The broadened blade tip of the Niuweidao makes it effective for slashing – Credits: LK Chen Sword

The Niuweidao is not a relatively long sword but can weigh quite a bit because of the widening shape of the blade. The most usual weight range for the Ox tailed saber is around 2.2 lbs (1 kg) which can vary depending on the material it is being made of. If the Niuweidao is used for training or entertainment, it can be around 1.1 lbs (500 grams). 

Length and Size

The most common overall length for the Niuweidao sword is 33 to 37 inches (85 to 95 cm), which means that it isn’t a short sword. The point of balance for this ox-tailed blade is 4.5 inches (11 cm) from the handguard.

Use of the Niuweidao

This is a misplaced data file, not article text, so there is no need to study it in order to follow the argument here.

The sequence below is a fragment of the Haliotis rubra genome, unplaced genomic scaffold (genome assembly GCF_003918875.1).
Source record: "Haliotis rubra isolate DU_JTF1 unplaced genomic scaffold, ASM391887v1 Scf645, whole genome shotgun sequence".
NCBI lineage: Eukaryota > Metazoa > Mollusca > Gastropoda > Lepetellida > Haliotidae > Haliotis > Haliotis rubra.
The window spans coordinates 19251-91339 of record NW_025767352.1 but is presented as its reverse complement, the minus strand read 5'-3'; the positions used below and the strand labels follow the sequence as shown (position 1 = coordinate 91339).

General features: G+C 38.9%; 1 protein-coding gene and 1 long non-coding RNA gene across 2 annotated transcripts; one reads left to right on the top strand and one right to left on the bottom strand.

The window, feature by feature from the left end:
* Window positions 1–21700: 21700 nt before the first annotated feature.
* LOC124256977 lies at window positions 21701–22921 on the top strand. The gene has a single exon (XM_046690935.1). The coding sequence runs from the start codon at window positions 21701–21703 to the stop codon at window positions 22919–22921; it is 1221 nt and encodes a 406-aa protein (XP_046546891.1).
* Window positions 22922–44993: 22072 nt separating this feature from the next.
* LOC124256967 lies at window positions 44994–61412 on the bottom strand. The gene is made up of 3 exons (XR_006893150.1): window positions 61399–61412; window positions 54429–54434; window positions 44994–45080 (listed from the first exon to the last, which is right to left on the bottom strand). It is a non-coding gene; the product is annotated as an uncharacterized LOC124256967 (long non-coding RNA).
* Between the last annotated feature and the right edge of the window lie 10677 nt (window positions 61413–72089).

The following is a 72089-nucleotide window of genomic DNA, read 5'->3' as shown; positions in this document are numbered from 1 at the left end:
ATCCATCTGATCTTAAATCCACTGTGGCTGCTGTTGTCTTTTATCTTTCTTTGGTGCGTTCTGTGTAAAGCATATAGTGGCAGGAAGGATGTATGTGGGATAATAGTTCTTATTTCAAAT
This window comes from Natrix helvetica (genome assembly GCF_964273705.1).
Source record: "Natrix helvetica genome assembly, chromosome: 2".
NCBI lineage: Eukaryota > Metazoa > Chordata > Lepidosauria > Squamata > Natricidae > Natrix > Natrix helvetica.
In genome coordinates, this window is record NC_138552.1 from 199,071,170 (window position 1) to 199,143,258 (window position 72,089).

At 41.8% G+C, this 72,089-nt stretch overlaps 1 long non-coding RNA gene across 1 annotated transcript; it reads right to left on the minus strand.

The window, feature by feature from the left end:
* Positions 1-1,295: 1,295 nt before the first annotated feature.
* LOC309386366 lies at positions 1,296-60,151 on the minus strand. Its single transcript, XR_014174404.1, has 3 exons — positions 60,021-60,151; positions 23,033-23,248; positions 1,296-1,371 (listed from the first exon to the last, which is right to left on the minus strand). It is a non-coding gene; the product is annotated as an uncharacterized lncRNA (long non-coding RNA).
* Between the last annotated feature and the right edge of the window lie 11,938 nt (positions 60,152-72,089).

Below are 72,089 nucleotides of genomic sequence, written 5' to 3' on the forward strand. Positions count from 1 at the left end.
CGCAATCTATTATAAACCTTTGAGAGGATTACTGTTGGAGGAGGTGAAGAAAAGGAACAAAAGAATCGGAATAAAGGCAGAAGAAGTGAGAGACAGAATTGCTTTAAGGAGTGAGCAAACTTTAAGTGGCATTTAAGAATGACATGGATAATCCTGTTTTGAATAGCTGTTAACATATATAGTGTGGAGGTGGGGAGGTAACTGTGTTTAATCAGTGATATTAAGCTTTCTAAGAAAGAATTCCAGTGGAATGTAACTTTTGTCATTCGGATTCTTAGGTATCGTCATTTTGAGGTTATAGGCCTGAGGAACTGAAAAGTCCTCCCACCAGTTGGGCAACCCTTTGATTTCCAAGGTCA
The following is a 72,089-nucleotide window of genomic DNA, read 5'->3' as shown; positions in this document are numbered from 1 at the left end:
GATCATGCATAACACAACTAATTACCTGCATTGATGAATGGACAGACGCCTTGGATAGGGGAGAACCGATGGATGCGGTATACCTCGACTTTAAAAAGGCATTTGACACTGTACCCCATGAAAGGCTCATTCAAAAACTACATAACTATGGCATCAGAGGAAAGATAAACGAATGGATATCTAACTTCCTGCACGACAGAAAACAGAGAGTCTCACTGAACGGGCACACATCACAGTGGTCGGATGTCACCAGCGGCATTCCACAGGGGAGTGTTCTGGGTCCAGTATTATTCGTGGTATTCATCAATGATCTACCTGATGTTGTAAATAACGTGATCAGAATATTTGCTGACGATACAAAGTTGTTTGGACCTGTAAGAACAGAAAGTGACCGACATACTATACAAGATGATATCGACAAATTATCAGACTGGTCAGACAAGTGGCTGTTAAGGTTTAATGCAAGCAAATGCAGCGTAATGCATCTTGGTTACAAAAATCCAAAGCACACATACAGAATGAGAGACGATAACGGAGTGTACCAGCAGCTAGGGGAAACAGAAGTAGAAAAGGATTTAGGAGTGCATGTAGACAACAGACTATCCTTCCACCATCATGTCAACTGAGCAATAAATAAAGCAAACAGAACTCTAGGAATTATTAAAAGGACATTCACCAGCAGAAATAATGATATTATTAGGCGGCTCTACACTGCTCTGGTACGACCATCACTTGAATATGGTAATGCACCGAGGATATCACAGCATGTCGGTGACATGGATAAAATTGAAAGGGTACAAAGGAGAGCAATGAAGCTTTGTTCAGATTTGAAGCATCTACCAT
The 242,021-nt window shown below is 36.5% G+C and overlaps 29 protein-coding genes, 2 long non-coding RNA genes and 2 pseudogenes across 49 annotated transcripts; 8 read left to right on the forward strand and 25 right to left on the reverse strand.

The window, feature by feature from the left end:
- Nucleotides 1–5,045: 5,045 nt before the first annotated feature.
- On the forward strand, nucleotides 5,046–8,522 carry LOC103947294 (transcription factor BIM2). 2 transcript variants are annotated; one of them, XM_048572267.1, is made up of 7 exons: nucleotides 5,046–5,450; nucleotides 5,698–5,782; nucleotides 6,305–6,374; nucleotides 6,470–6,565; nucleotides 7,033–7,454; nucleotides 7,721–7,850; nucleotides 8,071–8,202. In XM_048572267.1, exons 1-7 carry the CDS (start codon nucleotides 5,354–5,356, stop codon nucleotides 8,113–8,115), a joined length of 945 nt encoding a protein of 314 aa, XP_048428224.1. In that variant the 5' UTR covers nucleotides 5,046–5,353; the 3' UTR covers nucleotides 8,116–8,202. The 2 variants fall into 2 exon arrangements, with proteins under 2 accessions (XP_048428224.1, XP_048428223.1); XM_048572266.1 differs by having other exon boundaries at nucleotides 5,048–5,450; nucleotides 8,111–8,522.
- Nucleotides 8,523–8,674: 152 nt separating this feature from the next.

Showing the cutting effectiveness and speed by the Niuweidao – Credits: Aikidoka

The Niuweidao is a single-edged and one-handed sword. Its whole design and shape are made so that it can be used with quick and very effective slashing motions against unarmored opponents, which were frequent during its origins. It can also be used for thrusting, but the flaring tip going upward and the handle narrowing downward make it primarily a slicing and slashing weapon.

There are cases where the Niuweidao can also be used as a dual-wielded weapon. The width of the blade is thin enough so that even two Niuweidaos can be placed inside the same broad handle, and just the guard would be half on each sword.


The Niuweidao was a very popular instrument of war used in China during the 19th and 20th centuries. It was fairly easy to produce and had a crude look, making it easy to master by folks with various levels of experience.  Thanks to these factors and the blade shape effective against flesh, its use spread throughout local militias and was used by policemen and common folk for defense. In some cases, it was used by rebels.